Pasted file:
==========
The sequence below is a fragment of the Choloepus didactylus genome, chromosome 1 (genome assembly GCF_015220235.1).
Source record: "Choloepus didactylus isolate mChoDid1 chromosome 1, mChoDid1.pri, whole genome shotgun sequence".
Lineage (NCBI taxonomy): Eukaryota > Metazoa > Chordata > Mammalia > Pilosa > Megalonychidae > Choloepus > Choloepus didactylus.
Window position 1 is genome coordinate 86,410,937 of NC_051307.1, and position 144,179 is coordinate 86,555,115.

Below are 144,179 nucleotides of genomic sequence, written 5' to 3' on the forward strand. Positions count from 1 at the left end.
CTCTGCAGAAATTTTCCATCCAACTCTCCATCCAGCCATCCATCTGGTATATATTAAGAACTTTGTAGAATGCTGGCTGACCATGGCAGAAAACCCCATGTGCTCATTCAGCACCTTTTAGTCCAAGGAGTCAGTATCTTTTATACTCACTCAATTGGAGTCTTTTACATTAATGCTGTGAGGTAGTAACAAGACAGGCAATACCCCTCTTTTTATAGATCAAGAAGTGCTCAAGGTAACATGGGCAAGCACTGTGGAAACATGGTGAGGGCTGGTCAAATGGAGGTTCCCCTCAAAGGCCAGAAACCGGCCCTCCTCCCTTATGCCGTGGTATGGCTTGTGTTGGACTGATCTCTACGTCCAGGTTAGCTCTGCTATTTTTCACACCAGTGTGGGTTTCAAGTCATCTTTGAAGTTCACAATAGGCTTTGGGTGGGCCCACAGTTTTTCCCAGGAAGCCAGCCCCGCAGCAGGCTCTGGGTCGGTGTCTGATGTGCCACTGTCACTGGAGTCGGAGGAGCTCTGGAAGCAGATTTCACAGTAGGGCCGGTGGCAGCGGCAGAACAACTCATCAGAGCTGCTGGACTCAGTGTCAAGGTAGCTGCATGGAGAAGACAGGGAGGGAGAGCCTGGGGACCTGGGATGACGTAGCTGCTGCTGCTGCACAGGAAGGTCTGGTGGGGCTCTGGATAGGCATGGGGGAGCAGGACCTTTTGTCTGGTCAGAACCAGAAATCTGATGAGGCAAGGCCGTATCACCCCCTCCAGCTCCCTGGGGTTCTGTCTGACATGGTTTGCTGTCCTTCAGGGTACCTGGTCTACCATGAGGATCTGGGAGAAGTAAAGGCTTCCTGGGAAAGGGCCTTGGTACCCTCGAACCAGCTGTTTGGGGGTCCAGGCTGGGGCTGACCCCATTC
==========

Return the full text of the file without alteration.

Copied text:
The sequence below is a fragment of the Choloepus didactylus genome, chromosome 1 (genome assembly GCF_015220235.1).
Source record: "Choloepus didactylus isolate mChoDid1 chromosome 1, mChoDid1.pri, whole genome shotgun sequence".
Lineage (NCBI taxonomy): Eukaryota > Metazoa > Chordata > Mammalia > Pilosa > Megalonychidae > Choloepus > Choloepus didactylus.
Window position 1 is genome coordinate 86,410,937 of NC_051307.1, and position 144,179 is coordinate 86,555,115.

Below are 144,179 nucleotides of genomic sequence, written 5' to 3' on the forward strand. Positions count from 1 at the left end.
CTCTGCAGAAATTTTCCATCCAACTCTCCATCCAGCCATCCATCTGGTATATATTAAGAACTTTGTAGAATGCTGGCTGACCATGGCAGAAAACCCCATGTGCTCATTCAGCACCTTTTAGTCCAAGGAGTCAGTATCTTTTATACTCACTCAATTGGAGTCTTTTACATTAATGCTGTGAGGTAGTAACAAGACAGGCAATACCCCTCTTTTTATAGATCAAGAAGTGCTCAAGGTAACATGGGCAAGCACTGTGGAAACATGGTGAGGGCTGGTCAAATGGAGGTTCCCCTCAAAGGCCAGAAACCGGCCCTCCTCCCTTATGCCGTGGTATGGCTTGTGTTGGACTGATCTCTACGTCCAGGTTAGCTCTGCTATTTTTCACACCAGTGTGGGTTTCAAGTCATCTTTGAAGTTCACAATAGGCTTTGGGTGGGCCCACAGTTTTTCCCAGGAAGCCAGCCCCGCAGCAGGCTCTGGGTCGGTGTCTGATGTGCCACTGTCACTGGAGTCGGAGGAGCTCTGGAAGCAGATTTCACAGTAGGGCCGGTGGCAGCGGCAGAACAACTCATCAGAGCTGCTGGACTCAGTGTCAAGGTAGCTGCATGGAGAAGACAGGGAGGGAGAGCCTGGGGACCTGGGATGACGTAGCTGCTGCTGCTGCACAGGAAGGTCTGGTGGGGCTCTGGATAGGCATGGGGGAGCAGGACCTTTTGTCTGGTCAGAACCAGAAATCTGATGAGGCAAGGCCGTATCACCCCCTCCAGCTCCCTGGGGTTCTGTCTGACATGGTTTGCTGTCCTTCAGGGTACCTGGTCTACCATGAGGATCTGGGAGAAGTAAAGGCTTCCTGGGAAAGGGCCTTGGTACCCTCGAACCAGCTGTTTGGGGGTCCAGGCTGGGGCTGACCCCATTC